• Dear Mrs. Eklow, even though technically, your husband’s 1966 Oldsmobile Toronado DOES qualify as a quilt (three layers:metal, upholstery and padding, held together by bolts) we feel that the shipping costs of the traveling show would be prohibitive. We did consider using the trunk as a storage area for the REST of the show, but we can’t find a garage big enough to house the car, and it’s reported gas mileage of 5 gallons to the mile makes that idea inefficient. That said, we do admire your efforts to find a way to get rid of the vehicle once and for all without hurting your husband’s feelings.
• Dear Mrs. Robbi Joy Eklow: Unfortunately for you, we aren’t taking your quilt/quilts into our show this year. Mrs. Robbi Joy Eklow, we had over 750 submittals, but we can only show 25 quilts. However we do appreciate the $40 entry fee you sent, please send another $50 if you’d like a ticket to the opening night. We need to cover our expenses. Mrs. Robbi Joy Eklow your work was one of the outstanding entrees, and we’re not just saying that even though this is obviously a form letter.

• Dear Mrs. Eklow, we can’t accept your quilts into our multimedia show this year. We prefer the avant guarde work we’ve been showing for the past 40 years and will continue to reserve our exhibition space for those artists who’ve shown their work for that period of time. And this year, we’d appreciate it if you’d decline to send a rebuttal letter to our rejection letter. We don’t care if you think those fabric blankets of yours deserve to hang next to or in place of the lovely oil paintings of dogs playing poker.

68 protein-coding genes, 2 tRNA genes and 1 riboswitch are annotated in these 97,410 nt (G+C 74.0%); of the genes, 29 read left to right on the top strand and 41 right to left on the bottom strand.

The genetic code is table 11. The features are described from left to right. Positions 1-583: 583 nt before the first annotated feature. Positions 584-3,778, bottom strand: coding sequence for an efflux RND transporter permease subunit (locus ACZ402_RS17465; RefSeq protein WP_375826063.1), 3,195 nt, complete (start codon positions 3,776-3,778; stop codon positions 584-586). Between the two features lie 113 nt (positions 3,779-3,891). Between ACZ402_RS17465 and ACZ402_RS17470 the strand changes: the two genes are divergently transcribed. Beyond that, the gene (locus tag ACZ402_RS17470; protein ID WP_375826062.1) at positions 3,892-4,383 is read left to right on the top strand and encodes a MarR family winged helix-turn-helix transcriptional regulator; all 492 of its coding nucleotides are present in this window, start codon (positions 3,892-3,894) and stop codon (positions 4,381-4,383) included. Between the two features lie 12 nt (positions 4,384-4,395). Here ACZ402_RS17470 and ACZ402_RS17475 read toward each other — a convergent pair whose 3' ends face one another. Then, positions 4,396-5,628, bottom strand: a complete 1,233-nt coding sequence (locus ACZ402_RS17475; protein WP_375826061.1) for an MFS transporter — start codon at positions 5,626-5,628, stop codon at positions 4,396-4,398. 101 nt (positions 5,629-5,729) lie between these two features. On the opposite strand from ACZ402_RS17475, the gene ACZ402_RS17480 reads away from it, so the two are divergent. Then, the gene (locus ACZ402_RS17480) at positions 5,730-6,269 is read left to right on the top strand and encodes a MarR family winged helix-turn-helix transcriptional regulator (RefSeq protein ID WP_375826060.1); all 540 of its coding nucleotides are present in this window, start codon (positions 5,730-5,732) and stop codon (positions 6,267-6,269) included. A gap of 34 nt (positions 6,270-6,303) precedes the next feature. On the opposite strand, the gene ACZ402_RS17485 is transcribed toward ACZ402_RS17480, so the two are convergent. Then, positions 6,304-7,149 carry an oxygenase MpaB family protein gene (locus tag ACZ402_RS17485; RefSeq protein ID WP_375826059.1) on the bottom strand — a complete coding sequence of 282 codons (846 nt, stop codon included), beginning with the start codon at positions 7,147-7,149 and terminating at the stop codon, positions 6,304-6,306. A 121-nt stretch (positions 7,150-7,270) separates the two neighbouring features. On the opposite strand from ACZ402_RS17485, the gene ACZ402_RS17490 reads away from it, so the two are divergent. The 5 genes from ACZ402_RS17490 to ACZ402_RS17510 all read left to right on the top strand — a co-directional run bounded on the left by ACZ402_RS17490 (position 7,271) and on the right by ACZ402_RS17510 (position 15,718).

• Please return the enclosed postcard along with a check for $50 to receive a ticket to the opening night reception. We know you’d like nothing better than to spend an evening fawning over the artists who DID make it into our fabulous show. Drinks will start at 9pm, $10 for wine, $15 for margaritas. And we’ve got those cute little hotdogs floating in barbeque sauce. $3
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  • Reply
    Showing Your Work: part 2 – rejection
    October 2, 2013 at 8:23 pm

    […] And here is a treat – Robbi Eklow’s wonderfully witty answer to rejection letters. […]

  • Reply
    Ms Lottie
    October 11, 2012 at 6:44 am

    Haha! Must remember to use “buttheadedness” in conversation some time!

  • Reply
    March 15, 2010 at 2:30 pm

    Thanks for the laugh! You've started my day off right with a smile!

  • Reply
    Carol C
    March 15, 2010 at 12:04 pm

    This was just too funny. I always flip to the back of the magazine and read Robbi's article first. You've got to have a sense of humor. It makes life so much easier!

  • Reply
    Deborah Younglao, Silk Painter
    March 14, 2010 at 2:39 pm

    LOL. Surely none of the gorgeous quilts posted here were rejections???

    If I had to write my own rejection letters…. there just wouldn't BE any.